Yesterday evening I was in Bath to see Joanne Harris at Mr. B’s Emporium of Reading Delights. She was on tour with her new book, The Gospel of Loki. I’m a sucker for Norse mythology, so of course I am interested in the book, but I came away thinking that I had just met an old friend. Let me explain.
These days everyone and her sister is a science fiction and fantasy fan. We all watch the Marvel movies, we all follow Game of Thrones on TV. You can’t go anywhere without finding fellow geeks. However, a lot of those people have come fairly recently to geekdom. Many of you lot, on the other hand, have been reading SF&F for decades. There’s a term used amongst established fandom reserved for people we thought might be outsiders but turn out to be just like us, people whose life stories and attitudes are instantly familiar. We say that they are “one of us”. I guess it dates back to the days of fandom as a ghetto.
Well people, she might have had a No.1 best selling mainstream novel, but Joanne Harris is most definitely “one of us”. She regaled us with stories of reading her way through the children’s section of her local library so many times that the librarian reluctantly gave her a ticket for adult books. She talked enthusiastically about her love of mythology and fairy tales. She spoke scathingly of people in the publishing industry who think that fantasy is only for “immature” readers.
Here’s an interesting thing. If I closed my eyes and just listened to her talk about writing, and about fantasy, it could have been Neil Gaiman speaking. It was uncanny the way that Joanne appeared to be channeling Neil. I was not surprised to discover that they have become fast friends recently. Joanne is worried that she is developing Neil Hair, which is quite scary.
Some of the audience were clearly fans of her mainstream fiction. She fielded several questions about her having “changed genre”. Her response was that she’s still writing exactly the same books, just about different people with different amounts of magic in them. The first book she ever wrote was fantasy (recently reworked and packed as a YA novel), and she has been writing fantasy ever since.
I had noticed that for the new book Joanne has acquired a middle initial: M. I asked her if it stood for Menzies. She responded that actually it stood for Michelle, which is her middle name, and that she was using it as a signal to book buyers. She went on to add that she had always admired the way that Iain Banks had maintained two superficially separate careers. Perfect answer.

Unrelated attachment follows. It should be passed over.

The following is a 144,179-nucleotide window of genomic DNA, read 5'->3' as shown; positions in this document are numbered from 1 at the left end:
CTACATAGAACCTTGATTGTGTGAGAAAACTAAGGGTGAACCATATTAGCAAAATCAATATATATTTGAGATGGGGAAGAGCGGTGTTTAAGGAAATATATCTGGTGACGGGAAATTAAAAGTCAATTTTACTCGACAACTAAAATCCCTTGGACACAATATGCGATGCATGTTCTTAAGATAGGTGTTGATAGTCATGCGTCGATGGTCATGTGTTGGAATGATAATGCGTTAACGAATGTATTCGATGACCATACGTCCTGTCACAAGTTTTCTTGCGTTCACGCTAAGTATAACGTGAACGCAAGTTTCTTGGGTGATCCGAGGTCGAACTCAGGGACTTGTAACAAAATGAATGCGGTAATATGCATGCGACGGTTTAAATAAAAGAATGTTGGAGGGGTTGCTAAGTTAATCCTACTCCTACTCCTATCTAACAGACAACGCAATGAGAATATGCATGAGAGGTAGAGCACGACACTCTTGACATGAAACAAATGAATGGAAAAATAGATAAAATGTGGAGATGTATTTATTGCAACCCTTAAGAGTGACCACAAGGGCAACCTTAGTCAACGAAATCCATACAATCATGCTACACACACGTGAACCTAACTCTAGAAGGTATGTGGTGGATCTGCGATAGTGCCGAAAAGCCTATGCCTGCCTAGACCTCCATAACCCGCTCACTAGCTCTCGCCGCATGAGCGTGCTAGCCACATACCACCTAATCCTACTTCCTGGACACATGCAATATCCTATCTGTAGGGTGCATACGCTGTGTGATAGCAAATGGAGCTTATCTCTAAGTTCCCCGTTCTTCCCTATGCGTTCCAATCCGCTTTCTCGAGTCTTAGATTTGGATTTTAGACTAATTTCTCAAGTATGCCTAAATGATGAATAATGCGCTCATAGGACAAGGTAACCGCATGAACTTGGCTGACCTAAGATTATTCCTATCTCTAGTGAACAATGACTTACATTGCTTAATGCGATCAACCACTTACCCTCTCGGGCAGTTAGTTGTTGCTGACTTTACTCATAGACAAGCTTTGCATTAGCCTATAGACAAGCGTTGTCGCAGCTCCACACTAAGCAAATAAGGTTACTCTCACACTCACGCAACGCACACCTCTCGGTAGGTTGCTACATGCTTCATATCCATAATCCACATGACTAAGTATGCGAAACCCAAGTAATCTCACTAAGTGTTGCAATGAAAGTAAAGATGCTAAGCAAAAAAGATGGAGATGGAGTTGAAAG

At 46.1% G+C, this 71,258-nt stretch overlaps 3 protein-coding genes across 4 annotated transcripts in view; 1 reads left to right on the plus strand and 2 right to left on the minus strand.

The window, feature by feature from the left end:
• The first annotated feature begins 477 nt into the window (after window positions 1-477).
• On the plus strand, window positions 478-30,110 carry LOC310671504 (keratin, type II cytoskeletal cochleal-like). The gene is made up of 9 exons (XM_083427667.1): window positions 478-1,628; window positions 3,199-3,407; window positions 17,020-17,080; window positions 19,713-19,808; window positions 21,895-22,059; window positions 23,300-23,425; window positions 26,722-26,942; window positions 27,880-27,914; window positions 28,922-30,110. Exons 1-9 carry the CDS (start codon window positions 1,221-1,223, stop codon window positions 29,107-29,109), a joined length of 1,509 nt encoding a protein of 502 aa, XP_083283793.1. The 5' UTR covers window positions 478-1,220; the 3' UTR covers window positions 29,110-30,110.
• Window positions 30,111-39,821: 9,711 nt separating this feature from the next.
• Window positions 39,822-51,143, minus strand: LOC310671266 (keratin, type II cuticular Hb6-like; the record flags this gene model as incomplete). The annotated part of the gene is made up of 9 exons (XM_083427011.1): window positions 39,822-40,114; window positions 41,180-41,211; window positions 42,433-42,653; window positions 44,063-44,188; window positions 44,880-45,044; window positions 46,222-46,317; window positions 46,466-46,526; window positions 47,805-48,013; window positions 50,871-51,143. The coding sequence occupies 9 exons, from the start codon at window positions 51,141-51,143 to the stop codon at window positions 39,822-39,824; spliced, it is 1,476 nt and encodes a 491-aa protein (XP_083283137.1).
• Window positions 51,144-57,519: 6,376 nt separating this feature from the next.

Of course there were questions about Loki. Someone else asked about Sleipnir so I didn’t have to. The horse story is in the book. Joanne said she had been happy to have been contacted by a young trans person who found Loki’s gender ambiguity empowering. Another tick in the win column.
Look folks, I haven’t read this book yet. However, I am certain that Joanne Harris can write. Number 1 best seller, remember. I am also absolutely certain that she knows her Norse myths inside out, and that she approaches myth in a similar way to other writers whose work I admire. So I am pretty sure that I am going to love The Gospel of Loki, and that most of you will too.
Then, of course, Joanne will get added to that long list of fabulous women fantasy writers who get overlooked when lists of great names in the field are drawn up. And because she is very good at feminist arguments too (see this from today for an example) she is going to become one of our best allies in that particular fight.
All in all, it was an excellent evening. I know you couldn’t all be there, and some of you might be quite jealous by now (hi Martha!). But you can get a partial sense of the evening because the Bookshop Band has posted a recording of the song they wrote for the event. It’s a bit rough, being the first time they had performed it (inevitable when you write songs especially for book readings), and I guess they actually mean it to be called “Rooting for Loki”, but they are lovely people and very talented.
PS: Thor: The Dark World is out on DVD and Blu Ray on Monday. Squee!